The “walks” in Lowell Walks is both a noun and a verb, because the tours also promote walking. Walking is great exercise. More walking means less driving which could help reduce the traffic problems so many complain about. And the best way to appreciate the good things about Lowell is on foot.
Unfortunately, Lowell is not a city friendly to walkers. True, there have been some sidewalks added and some crossing lights adjusted, but for a half century or more our roads and intersections have been designed with the car as the dominant consideration. The best way to change that mindset is for people to demand equal rights for walkers (and bicyclists) when it comes to future street design. The coming redesign of the Lord Overpass is a big part of this transformational quest: will it be truly be reborn as an intersection friendly to all, or will it just be a prettied-up version of the highway interchange it was designed to be?
This past Tuesday night, the pro-walking lobby gained a powerful voice, temporarily at least, in Councilor Rita Mercier. The week before, Rita walked from her office at the Sheriff’s Department on Summer Street (next to the Eliot Church) to the Gallagher Terminal for a public event. She followed the sidewalk along the South Common to the pedestrian light from the Common to the entrance of the terminal. When the light turned white, signaling it was safe to cross, she set out across Thorndike Street. She barely made it across before the light changed and the traffic rolled. In calling for the length of time the crossing light stays lit to be extended, Rita, who said she moved briskly and almost didn’t make it across safely, was concerned that people with limited mobility would be unable to make it all the way across before the traffic resumed.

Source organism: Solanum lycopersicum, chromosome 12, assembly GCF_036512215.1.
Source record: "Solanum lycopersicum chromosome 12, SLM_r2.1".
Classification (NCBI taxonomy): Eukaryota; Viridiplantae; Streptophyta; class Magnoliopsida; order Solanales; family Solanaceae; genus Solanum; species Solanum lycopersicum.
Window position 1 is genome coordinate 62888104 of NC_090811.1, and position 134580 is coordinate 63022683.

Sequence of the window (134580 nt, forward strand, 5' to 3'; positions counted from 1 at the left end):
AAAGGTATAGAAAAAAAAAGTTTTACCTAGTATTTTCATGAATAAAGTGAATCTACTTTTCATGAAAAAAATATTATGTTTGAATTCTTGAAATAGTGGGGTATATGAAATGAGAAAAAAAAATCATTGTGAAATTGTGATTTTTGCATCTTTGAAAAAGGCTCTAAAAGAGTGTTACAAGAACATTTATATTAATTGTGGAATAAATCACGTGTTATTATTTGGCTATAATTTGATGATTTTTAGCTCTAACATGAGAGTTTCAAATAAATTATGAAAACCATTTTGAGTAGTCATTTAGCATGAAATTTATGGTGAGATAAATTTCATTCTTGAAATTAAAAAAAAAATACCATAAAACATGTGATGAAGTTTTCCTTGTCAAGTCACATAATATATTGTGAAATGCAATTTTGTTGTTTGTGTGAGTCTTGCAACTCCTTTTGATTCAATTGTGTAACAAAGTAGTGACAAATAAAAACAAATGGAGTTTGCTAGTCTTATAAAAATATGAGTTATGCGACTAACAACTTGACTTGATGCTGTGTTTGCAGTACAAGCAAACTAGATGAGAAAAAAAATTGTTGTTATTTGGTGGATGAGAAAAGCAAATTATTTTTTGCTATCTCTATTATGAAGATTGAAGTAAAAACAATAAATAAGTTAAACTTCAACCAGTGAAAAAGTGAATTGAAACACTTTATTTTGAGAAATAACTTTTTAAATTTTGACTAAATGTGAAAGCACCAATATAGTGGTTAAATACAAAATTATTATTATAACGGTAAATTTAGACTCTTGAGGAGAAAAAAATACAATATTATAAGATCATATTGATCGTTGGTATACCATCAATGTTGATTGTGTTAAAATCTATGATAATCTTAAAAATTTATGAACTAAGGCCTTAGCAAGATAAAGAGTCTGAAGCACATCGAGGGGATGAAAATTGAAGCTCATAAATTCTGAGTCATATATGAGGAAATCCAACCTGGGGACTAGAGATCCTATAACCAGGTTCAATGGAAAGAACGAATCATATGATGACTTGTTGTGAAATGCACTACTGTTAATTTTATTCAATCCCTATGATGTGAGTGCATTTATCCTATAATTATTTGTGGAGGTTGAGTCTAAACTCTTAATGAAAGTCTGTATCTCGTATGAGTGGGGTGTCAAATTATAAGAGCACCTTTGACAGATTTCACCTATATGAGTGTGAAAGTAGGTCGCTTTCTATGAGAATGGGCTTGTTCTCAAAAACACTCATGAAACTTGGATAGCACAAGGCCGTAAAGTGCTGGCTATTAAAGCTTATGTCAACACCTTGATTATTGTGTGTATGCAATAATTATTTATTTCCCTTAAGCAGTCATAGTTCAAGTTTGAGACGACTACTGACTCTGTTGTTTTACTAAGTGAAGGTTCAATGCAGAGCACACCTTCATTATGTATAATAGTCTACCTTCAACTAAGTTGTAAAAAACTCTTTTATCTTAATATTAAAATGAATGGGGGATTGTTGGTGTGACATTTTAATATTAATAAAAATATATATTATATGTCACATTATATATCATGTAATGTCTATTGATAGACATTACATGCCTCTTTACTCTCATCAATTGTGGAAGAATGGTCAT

Councilor Mercier went on to say, “It probably doesn’t affect us because we usually drive, but we have to think of people who are walking, especially the elderly and disabled.”
The best way to gain an appreciation of what it’s like to walk around this city is to get out of your car and walk. When Councilor Mercier did that, her perspective changed. Others should do the same.
Western Avenue Island
Paul Marion had a great post yesterday in which he revisits Lowell’s missed opportunity in not finding a way to create a reasonable walking route from Western Avenue Studios to Dutton Street and downtown Lowell. Paul writes about a visit to WAS this week with some UMass Lowell students who were fascinated by the place.